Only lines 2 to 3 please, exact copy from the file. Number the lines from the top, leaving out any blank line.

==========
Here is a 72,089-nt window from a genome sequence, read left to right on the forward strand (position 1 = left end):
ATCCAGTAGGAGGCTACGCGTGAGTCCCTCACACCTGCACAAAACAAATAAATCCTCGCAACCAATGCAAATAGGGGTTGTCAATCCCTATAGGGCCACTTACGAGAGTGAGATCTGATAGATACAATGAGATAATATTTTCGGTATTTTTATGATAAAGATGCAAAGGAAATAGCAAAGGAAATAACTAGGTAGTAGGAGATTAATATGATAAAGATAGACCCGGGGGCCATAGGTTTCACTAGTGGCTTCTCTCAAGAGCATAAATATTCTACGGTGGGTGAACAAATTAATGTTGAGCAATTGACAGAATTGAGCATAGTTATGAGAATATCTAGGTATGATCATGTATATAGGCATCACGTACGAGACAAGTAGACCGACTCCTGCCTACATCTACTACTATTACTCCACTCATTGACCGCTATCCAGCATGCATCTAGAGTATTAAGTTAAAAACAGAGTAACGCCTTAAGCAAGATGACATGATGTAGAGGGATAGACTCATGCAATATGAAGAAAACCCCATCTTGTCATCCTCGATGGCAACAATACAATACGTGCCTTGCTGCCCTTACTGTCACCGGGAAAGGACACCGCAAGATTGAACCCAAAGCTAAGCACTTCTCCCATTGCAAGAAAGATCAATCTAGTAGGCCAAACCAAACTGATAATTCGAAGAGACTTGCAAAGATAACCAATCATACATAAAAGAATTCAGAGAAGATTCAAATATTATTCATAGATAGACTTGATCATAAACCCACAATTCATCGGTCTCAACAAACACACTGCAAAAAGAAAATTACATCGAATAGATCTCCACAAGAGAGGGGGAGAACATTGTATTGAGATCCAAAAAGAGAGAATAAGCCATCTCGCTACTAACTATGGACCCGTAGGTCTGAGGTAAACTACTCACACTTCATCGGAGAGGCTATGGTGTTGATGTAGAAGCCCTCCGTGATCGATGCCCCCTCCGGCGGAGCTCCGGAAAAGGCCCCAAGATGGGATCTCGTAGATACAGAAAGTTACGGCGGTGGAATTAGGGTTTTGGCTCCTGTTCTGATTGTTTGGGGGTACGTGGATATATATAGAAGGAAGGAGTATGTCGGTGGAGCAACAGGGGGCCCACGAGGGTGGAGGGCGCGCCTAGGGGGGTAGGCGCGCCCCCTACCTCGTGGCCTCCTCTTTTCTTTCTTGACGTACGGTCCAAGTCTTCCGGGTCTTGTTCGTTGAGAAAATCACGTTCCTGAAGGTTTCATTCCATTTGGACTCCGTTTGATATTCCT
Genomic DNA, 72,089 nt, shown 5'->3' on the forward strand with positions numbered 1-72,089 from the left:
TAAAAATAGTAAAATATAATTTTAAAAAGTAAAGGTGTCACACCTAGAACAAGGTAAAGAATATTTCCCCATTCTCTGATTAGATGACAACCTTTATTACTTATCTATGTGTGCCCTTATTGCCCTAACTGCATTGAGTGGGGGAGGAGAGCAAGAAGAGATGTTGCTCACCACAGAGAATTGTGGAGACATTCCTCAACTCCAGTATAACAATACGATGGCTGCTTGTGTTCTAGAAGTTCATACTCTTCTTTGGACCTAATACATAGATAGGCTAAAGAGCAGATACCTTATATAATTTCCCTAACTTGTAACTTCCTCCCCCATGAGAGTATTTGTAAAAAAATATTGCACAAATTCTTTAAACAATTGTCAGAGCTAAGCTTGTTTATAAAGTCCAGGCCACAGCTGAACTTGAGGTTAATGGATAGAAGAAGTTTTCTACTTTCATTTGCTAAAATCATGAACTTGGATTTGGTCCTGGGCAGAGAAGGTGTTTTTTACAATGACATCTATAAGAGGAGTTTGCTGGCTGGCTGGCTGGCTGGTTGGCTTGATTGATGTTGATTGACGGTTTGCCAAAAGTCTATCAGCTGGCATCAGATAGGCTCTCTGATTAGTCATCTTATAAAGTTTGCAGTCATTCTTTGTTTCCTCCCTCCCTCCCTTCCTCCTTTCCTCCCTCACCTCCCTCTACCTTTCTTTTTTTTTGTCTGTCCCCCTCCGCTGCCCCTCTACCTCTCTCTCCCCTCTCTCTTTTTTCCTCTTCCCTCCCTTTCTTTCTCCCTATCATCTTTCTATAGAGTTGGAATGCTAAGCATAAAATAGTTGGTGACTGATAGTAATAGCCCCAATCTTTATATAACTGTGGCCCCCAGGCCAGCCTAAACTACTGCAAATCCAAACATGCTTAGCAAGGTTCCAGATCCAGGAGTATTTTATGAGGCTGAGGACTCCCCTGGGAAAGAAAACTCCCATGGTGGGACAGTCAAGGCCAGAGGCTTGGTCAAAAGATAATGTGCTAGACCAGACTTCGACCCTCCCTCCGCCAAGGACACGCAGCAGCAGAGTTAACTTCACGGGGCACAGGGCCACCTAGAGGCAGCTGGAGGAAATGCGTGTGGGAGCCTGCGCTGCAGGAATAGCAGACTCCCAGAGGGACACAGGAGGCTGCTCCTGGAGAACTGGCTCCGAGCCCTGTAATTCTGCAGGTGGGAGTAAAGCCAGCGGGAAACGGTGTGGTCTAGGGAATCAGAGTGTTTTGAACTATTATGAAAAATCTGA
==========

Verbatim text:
ATCCAGTAGGAGGCTACGCGTGAGTCCCTCACACCTGCACAAAACAAATAAATCCTCGCAACCAATGCAAATAGGGGTTGTCAATCCCTATAGGGCCACTTACGAGAGTGAGATCTGATAGATACAATGAGATAATATTTTCGGTATTTTTATGATAAAGATGCAAAGGAAATAGCAAAGGAAATAACTAGGTAGTAGGAGATTAATATGATAAAGATAGACCCGGGGGCCATAGGTTTCACTAGTGGCTTCTCTCAAGAGCATAAATATTCTACGGTGGGTGAACAAATTAATGTTGAGCAATTGACAGAATTGAGCATAGTTATGAGAATATCTAGGTATGATCATGTATATAGGCATCACGTACGAGACAAGTAGACCGACTCCTGCCTACATCTACTACTATTACTCCACTCATTGACCGCTATCCAGCATGCATCTAGAGTATTAAGTTAAAAACAGAGTAACGCCTTAAGCAAGATGACATGATGTAGAGGGATAGACTCATGCAATATGAAGAAAACCCCATCTTGTCATCCTCGATGGCAACAATACAATACGTGCCTTGCTGCCCTTACTGTCACCGGGAAAGGACACCGCAAGATTGAACCCAAAGCTAAGCACTTCTCCCATTGCAAGAAAGATCAATCTAGTAGGCCAAACCAAACTGATAATTCGAAGAGACTTGCAAAGATAACCAATCATACATAAAAGAATTCAGAGAAGATTCAAATATTATTCATAGATAGACTTGATCATAAACCCACAATTCATCGGTCTCAACAAACACACTGCAAAAAGAAAATTACATCGAATAGATCTCCACAAGAGAGGGGGAGAACATTGTATTGAGATCCAAAAAGAGAGAATAAGCCATCTCGCTACTAACTATGGACCCGTAGGTCTGAGGTAAACTACTCACACTTCATCGGAGAGGCTATGGTGTTGATGTAGAAGCCCTCCGTGATCGATGCCCCCTCCGGCGGAGCTCCGGAAAAGGCCCCAAGATGGGATCTCGTAGATACAGAAAGTTACGGCGGTGGAATTAGGGTTTTGGCTCCTGTTCTGATTGTTTGGGGGTACGTGGATATATATAGAAGGAAGGAGTATGTCGGTGGAGCAACAGGGGGCCCACGAGGGTGGAGGGCGCGCCTAGGGGGGTAGGCGCGCCCCCTACCTCGTGGCCTCCTCTTTTCTTTCTTGACGTACGGTCCAAGTCTTCCGGGTCTTGTTCGTTGAGAAAATCACGTTCCTGAAGGTTTCATTCCATTTGGACTCCGTTTGATATTCCT
Genomic DNA, 72,089 nt, shown 5'->3' on the forward strand with positions numbered 1-72,089 from the left: